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Hong Ma

Hong Ma

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Professor of Biology

Huck Distinguished Research Professor of Plant Molecular Biology

328B Mueller Lab
University Park, PA 16802
Phone: (814) 865-5343
Lab Address: 419 Mueller Lab
Email:

Education

  1. Ph.D., Massachusetts Institute of Technology, 1988
  2. B.A., Temple University, 1983

Postdoc Training

  1. California Institute of Technology, 1988-1990

Honors and Awards

  1. Elected Fellow of AAAS, 2011
  2. Distinguished Professor in Biology, 2008
  3. Faculty Scholars Medal in Life and Health Sciences, 2005
  4. The John Simon Guggenheim Fellowship 2004-2005
  5. American Cancer Society Junior Faculty Research Award 1994-1997

Research Interests

Molecular Genetics of Plant Reproductive Development; Molecular Evolution and Phylogenetics of Angiosperms and Other Eukaryotes

I have a long standing interest in the molecular basis of plant reproductive development and evolutionary biology, using molecular genetic, cell biological, genomic and bioinformatic approaches.

In the area of functional studies of genes important for plant reproductive development, we focus on molecular basis of meiotic homologous recombination and chromosome condensation and segregation, gene networks controlling anther and pollen development, and regulatory elements ensuring reproductive development in response to environmental changes, such as light, drought and heat. A recent study revealed a negative interaction between TOE proteins and CO, a crucial mediator of long-day promotion of flowering in Arabidopsis; other discoveries include an essential role of MMD1, a PHD finger protein in ensuring normal meiotic chromosome condensation, and the function of DYT1 in regulating a complex network for anther somatic cell development and function.

A second focus in our lab is molecular evolution of reproductive genes and their homologs, as well as other regulatory gene families, such as those of epigenetic regulators, such as histone methylases and demethylases, as well as RNA polymerases, which are important for small RNA biogenesis. We also have a program on the systematic investigation of angiosperm phylogenies using nuclear genes, largely obtained using transcriptomics, including the phylogenies of major angiosperm lineages and large families such as Brassicaceae, Asteraceae, and Rosaceae. We also are interested in understanding the phylogenies of other eukaryotic groups, such as the early divergences of eukaryotic supergroups. These phylogenies can then provide a framework for addressing other evolutionary questions, such as molecular clock estimates of divergence times, shifts of rate of diversification, and ancestral character reconstruction of morphological and other features. 

Selected Publications

Xiang, Y.#, Huang, C.-H.#, Hu, Y., Wen, J., Li, S., Yi, T., Chen, H., Xiang, J.*, Ma, H.* 2017. Evolution of Rosaceae fruit types based on nuclear phylogeny in the context of geological times and genome duplication. Mol. Biol. Evol. 34: 262-281. Doi:10.1093/molbev/msw242 (#equal contribution)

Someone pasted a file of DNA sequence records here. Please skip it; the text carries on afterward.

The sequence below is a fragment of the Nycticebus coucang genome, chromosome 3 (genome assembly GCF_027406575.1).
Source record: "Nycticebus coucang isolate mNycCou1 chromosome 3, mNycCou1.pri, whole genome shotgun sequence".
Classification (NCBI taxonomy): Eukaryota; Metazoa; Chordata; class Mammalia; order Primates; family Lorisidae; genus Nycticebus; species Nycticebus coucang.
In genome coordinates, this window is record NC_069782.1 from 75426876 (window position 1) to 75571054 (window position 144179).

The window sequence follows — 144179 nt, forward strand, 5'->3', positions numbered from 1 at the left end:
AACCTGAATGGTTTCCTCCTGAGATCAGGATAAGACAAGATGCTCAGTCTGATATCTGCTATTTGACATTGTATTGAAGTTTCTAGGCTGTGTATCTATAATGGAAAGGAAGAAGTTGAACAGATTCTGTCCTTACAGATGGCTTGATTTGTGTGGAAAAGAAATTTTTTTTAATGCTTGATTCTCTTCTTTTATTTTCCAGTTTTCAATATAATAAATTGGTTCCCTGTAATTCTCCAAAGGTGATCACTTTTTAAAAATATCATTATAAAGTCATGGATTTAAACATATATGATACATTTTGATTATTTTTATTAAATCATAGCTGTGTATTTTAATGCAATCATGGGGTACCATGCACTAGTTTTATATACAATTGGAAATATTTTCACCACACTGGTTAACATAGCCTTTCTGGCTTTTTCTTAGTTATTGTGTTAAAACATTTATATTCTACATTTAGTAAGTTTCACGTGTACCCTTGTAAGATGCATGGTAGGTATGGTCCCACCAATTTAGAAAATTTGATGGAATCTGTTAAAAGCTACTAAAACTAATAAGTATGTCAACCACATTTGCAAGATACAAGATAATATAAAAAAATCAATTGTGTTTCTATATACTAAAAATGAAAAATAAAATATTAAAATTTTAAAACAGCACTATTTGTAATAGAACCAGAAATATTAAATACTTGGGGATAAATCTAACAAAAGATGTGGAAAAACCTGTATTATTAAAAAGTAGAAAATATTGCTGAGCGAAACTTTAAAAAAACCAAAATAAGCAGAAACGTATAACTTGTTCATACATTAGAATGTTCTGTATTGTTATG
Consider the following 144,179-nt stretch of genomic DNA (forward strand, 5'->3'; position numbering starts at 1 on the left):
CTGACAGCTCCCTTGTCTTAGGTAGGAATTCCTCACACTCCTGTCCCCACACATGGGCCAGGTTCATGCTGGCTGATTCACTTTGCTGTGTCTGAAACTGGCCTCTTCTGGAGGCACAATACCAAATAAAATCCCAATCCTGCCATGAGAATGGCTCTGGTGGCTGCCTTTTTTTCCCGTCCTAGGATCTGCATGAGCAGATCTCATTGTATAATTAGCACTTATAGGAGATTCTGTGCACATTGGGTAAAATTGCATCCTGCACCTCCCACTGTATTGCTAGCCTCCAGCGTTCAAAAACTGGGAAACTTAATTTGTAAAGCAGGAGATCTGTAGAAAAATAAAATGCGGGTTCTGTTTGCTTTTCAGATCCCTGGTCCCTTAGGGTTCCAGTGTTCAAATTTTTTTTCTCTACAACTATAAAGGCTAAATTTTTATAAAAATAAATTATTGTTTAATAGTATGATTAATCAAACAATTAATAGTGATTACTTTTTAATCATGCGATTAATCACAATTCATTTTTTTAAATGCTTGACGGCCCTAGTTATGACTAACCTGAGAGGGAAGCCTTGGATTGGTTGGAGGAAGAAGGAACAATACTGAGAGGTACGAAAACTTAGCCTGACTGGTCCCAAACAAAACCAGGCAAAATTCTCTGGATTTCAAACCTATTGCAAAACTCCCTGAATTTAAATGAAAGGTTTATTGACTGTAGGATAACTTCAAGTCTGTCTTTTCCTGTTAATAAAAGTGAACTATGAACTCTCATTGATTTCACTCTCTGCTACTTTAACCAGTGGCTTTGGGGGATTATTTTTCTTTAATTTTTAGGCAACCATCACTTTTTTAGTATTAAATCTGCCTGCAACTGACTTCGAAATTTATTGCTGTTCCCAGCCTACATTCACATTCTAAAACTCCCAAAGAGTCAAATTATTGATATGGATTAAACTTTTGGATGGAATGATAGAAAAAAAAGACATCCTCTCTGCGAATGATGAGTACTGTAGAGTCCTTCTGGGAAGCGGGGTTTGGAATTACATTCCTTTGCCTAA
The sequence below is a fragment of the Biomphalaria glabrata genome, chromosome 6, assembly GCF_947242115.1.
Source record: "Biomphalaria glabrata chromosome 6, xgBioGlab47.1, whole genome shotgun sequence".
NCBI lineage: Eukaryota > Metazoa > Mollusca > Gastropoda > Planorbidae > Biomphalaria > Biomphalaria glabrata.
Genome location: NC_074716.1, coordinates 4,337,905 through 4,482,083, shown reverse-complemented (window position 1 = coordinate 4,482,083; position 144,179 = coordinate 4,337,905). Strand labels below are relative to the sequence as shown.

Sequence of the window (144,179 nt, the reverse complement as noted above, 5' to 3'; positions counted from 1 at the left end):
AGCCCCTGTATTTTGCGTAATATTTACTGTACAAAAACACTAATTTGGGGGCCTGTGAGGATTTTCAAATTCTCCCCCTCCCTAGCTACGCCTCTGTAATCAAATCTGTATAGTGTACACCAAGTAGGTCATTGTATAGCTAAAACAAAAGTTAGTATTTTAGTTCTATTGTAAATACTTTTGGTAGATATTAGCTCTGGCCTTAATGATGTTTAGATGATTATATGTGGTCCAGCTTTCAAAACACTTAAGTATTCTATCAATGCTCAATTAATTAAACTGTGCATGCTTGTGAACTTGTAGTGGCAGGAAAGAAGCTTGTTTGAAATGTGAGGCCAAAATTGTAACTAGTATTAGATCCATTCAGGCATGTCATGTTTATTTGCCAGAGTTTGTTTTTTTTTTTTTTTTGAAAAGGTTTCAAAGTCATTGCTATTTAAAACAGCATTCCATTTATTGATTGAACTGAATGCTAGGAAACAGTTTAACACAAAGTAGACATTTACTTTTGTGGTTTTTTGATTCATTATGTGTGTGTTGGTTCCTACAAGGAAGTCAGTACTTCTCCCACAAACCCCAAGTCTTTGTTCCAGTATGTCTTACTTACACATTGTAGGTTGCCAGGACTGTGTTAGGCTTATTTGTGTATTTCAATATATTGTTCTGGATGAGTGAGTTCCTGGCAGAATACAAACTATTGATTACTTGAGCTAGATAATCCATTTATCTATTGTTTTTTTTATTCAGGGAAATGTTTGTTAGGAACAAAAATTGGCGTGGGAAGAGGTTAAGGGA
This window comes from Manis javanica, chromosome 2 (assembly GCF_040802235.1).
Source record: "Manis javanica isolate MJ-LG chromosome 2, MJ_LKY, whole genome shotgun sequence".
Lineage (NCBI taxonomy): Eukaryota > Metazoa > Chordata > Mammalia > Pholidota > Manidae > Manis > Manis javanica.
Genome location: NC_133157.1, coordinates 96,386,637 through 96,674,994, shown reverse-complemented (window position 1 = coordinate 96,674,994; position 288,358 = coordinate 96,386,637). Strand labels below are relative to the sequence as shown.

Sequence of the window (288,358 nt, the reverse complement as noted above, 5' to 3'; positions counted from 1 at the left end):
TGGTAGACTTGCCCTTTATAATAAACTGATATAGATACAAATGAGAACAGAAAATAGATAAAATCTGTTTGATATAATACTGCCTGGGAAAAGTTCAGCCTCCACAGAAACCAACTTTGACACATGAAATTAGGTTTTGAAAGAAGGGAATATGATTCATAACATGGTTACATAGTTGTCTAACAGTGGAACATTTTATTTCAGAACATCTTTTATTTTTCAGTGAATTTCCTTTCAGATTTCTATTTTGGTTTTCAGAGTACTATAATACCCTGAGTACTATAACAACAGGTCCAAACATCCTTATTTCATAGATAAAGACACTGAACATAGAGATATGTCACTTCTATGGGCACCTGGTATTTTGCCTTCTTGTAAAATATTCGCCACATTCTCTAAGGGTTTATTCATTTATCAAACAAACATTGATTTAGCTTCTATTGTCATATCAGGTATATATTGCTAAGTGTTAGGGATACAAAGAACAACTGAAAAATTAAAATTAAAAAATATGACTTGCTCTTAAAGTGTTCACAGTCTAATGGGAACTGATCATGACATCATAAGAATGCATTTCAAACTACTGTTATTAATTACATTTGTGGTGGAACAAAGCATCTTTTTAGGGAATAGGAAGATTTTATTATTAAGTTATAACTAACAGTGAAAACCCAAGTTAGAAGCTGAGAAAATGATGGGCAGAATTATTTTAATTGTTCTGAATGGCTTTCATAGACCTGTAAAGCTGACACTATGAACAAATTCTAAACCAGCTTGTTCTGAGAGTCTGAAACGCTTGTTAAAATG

Huang, C.-H., Zhang, C., Liu, M., Hu, Y., Gao, T., Qi, J.*, Ma, H.* 2016. Multiple polyploidization events across Asteraceae with two next events in the early history revealed by nuclear phylogenomics. Mol. Biol. Evol. 33: 2820-2835.

Ren, R., Sun, Y., Zhao, Y., Geiser, D., Ma, H.*, Zhou, X.* 2016. Phylogenetic resolution of deep eukaryotic and fungal relationships using highly conserved low-copy nuclear genes.  Genome Biol. Evol. 8: 2683-2701.

Wang, J., Niu, B., Zhang, S., Huang, J., Ye, J., Dai, H., Wang, H., Dong, A., Makaroff, C., Cao, X., Ma, H.*, Wang Y.* 2016. Arabidopsis MMD1/DUET ensures the progression of male meiotic chromosome condensation and directly regulating the expression of condensin gene CAP-D3. Plant Cell. 28: 1894-1909. doi:10.1105/tpc.16.00040

Cui, J., You, C., Zhu, E., Huang, Q., Ma, H.*, Chang, F.* 2016. Feedback regulation of DYT1 by interactions with downstream bHLH factors promotes DYT1 nuclear locations and anther development. Plant Cell. 28: 1078-1093.

Huang, C.-H., Sun, R., Hu, Y., Zeng, L., Zhang, N., Cai, L., Zhang, Q., Edger, P., Al-Shehbaz, I., Marcus, Pires, C., Tan, D.-Y., Ma, H.* 2016. Resolution of Brassicaceae phylogeny using nuclear genes uncovers nested radiations and supports convergent morphological evolution. Mol. Biol. Evol. 33: 394-412. doi: 10.1093/molbev/msv226.

Zhang, B., Wang, L., Zeng, L., Zhang, C., Ma, H.* 2015. Arabidopsis TOE proteins convey photoperiodic signal to antagonize CONSTANS and regulate flowering time. Genes & Dev. 29: 975-987.

Huang, J., Cheng, Z., Wang, C., Hong, Y., Su, H., Wang, J., Copenhaver, G. P., Ma, H.* Wang, Y.* 2015. Formation of interference-sensitive of meiotic crossovers requires sufficient leading strand elongation. Proc. Natl. Acad. Sci. USA. 112: 12534-12539.

Niu, B., Wang, L., Zhang, L., Ren, D., Ma, H.*, Wang, Y.* 2015. The Arabidopsis CDC20.1 gene is required for normal meiotic spindle assembly and chromosome segregation. Plant Cell. 27: 3367-3382.

Qian, S., Wang, Y., Ma, H.*, Zhang, L.* 2015. Expansion and functional divergence of the JmjC gene family: significance of duplications in ancestral angiosperms and vertebrates. Plant Physiol. 168: 1321-1337.

Qi, J., Chen, Y., Copenhaver, G.P., Ma, H.* 2014. Detection of genomic variations and DNA polymorphisms and impact on analysis of meiotic recombination and genetic mapping. Proc. Natl. Acad. Sci. USA. 111: 10007-10012.

Zeng, L., Zhang, Q., Sun, R., Kong, H., Zhang, N.*, Ma, H.* 2014. Resolving deep angiosperm phylogenetic relationships using conserved nuclear genes. Nat Comm. 5: 4956.

Ma, H.* 2013. A battle between genomes in plant male fertility. Nat. Genet. 45: 472-473.